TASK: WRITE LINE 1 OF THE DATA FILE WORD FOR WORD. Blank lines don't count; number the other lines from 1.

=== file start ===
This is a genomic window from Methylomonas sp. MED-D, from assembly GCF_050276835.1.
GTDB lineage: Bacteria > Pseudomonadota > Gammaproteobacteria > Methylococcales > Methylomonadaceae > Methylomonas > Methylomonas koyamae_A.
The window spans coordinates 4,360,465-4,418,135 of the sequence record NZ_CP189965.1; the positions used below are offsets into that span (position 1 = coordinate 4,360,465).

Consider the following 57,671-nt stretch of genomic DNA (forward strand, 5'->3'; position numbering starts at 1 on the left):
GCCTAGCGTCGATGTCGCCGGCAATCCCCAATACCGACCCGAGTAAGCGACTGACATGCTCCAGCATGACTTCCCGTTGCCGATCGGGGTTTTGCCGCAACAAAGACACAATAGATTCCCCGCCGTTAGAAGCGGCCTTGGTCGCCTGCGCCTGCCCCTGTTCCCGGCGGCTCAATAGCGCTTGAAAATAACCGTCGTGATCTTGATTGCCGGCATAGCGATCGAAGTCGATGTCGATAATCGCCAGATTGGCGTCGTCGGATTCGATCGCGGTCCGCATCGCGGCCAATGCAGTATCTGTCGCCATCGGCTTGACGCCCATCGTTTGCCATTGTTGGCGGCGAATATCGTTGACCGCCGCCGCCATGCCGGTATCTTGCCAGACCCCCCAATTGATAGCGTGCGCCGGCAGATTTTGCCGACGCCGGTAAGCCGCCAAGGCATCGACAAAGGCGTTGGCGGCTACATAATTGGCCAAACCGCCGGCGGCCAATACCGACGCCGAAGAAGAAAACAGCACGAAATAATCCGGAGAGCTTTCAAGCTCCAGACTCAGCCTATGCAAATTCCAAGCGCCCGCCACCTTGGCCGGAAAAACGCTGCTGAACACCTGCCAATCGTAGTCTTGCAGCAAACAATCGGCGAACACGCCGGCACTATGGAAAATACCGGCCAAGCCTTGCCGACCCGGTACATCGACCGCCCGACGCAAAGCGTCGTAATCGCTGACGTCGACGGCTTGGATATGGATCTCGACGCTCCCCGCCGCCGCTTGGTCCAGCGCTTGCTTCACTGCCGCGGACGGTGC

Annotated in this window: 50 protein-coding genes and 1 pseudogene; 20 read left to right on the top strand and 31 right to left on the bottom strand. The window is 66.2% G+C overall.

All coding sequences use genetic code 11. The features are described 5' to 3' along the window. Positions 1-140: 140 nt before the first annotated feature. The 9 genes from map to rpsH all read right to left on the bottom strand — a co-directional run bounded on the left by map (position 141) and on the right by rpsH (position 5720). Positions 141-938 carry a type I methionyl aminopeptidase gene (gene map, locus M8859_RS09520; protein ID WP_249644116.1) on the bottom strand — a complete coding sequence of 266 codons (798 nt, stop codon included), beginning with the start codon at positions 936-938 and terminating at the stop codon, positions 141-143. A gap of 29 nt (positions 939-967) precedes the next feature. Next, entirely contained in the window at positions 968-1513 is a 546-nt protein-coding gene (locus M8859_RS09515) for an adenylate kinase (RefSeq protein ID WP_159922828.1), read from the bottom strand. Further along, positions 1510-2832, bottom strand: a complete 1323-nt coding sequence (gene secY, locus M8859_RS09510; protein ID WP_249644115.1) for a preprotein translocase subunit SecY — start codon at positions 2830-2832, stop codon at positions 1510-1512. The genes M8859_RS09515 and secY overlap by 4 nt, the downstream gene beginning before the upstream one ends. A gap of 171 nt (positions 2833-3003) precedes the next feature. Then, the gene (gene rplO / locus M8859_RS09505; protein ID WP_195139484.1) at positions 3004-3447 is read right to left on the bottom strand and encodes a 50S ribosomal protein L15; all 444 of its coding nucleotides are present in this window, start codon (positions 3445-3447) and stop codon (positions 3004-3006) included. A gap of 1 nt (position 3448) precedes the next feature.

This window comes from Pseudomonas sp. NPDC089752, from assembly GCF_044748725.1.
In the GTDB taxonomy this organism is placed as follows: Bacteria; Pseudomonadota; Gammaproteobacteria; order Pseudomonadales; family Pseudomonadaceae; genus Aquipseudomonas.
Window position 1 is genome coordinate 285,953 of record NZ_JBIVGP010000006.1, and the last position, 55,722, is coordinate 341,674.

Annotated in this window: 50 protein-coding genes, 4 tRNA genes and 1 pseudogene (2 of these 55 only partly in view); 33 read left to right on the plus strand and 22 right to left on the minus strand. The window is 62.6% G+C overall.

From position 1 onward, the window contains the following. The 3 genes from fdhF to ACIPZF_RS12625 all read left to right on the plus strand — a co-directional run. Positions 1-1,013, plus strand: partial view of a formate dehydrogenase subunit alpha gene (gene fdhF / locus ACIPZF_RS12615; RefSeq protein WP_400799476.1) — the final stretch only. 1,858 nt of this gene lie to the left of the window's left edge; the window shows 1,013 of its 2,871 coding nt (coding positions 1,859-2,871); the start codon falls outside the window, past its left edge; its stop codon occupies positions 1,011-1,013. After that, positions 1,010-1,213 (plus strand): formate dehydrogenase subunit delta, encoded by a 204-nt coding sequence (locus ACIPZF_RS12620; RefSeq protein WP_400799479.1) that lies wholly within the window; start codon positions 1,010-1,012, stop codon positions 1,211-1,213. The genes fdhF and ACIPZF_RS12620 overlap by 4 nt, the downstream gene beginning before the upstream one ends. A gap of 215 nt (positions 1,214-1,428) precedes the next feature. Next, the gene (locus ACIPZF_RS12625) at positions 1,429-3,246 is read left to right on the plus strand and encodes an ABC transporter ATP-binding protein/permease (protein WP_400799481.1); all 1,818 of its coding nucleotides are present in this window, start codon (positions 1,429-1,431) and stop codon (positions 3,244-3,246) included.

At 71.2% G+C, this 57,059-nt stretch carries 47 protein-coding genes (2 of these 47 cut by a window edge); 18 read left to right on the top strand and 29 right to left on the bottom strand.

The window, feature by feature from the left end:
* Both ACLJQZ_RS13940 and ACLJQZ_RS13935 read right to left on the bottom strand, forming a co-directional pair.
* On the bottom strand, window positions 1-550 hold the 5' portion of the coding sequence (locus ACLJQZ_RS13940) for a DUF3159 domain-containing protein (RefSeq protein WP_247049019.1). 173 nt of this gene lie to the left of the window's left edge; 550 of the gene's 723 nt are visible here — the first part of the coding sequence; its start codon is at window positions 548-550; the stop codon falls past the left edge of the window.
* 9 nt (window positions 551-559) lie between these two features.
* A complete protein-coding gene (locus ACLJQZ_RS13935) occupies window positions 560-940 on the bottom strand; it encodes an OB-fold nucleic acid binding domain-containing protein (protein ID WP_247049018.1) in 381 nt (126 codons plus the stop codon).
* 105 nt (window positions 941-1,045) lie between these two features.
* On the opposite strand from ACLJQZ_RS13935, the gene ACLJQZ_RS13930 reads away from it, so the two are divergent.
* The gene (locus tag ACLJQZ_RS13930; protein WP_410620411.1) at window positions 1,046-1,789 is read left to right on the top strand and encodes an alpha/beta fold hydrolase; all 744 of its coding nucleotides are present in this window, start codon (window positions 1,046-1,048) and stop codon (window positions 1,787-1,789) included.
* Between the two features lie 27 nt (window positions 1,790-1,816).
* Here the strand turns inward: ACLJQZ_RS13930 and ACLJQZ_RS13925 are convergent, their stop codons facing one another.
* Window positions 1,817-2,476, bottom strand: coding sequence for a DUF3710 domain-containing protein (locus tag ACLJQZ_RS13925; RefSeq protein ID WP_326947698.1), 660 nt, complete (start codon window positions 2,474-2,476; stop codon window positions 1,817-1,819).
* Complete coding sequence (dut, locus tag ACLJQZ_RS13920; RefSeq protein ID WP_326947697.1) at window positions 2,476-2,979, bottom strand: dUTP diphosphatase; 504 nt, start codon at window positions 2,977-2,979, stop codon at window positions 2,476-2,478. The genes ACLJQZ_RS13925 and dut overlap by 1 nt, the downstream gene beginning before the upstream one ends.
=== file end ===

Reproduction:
This is a genomic window from Methylomonas sp. MED-D, from assembly GCF_050276835.1.